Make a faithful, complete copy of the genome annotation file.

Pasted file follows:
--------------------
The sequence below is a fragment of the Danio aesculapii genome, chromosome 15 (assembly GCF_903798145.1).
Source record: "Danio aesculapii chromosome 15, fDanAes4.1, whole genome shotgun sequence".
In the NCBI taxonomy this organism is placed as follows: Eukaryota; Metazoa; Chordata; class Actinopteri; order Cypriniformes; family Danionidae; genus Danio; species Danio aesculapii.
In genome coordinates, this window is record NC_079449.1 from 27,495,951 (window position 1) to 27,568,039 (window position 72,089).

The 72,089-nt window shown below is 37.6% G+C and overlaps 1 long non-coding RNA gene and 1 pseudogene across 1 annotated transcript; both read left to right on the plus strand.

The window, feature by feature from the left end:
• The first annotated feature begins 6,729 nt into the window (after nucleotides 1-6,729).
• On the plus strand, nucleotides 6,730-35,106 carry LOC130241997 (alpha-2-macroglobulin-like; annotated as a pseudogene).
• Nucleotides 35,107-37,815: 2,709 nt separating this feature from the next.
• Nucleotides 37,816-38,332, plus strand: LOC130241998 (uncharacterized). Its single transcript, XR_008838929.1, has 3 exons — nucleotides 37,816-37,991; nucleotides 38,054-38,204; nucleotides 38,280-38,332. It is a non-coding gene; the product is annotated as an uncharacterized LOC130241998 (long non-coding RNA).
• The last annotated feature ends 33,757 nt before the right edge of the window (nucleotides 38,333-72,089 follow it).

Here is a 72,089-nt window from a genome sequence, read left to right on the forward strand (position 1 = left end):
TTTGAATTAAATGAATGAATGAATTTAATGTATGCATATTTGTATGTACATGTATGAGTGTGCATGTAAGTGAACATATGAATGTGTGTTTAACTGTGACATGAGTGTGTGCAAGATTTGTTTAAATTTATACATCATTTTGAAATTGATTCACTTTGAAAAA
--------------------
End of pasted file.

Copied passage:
The sequence below is a fragment of the Danio aesculapii genome, chromosome 15 (assembly GCF_903798145.1).
Source record: "Danio aesculapii chromosome 15, fDanAes4.1, whole genome shotgun sequence".
In the NCBI taxonomy this organism is placed as follows: Eukaryota; Metazoa; Chordata; class Actinopteri; order Cypriniformes; family Danionidae; genus Danio; species Danio aesculapii.
In genome coordinates, this window is record NC_079449.1 from 27,495,951 (window position 1) to 27,568,039 (window position 72,089).

The 72,089-nt window shown below is 37.6% G+C and overlaps 1 long non-coding RNA gene and 1 pseudogene across 1 annotated transcript; both read left to right on the plus strand.

The window, feature by feature from the left end:
• The first annotated feature begins 6,729 nt into the window (after nucleotides 1-6,729).
• On the plus strand, nucleotides 6,730-35,106 carry LOC130241997 (alpha-2-macroglobulin-like; annotated as a pseudogene).
• Nucleotides 35,107-37,815: 2,709 nt separating this feature from the next.
• Nucleotides 37,816-38,332, plus strand: LOC130241998 (uncharacterized). Its single transcript, XR_008838929.1, has 3 exons — nucleotides 37,816-37,991; nucleotides 38,054-38,204; nucleotides 38,280-38,332. It is a non-coding gene; the product is annotated as an uncharacterized LOC130241998 (long non-coding RNA).
• The last annotated feature ends 33,757 nt before the right edge of the window (nucleotides 38,333-72,089 follow it).

Here is a 72,089-nt window from a genome sequence, read left to right on the forward strand (position 1 = left end):
TTTGAATTAAATGAATGAATGAATTTAATGTATGCATATTTGTATGTACATGTATGAGTGTGCATGTAAGTGAACATATGAATGTGTGTTTAACTGTGACATGAGTGTGTGCAAGATTTGTTTAAATTTATACATCATTTTGAAATTGATTCACTTTGAAAAA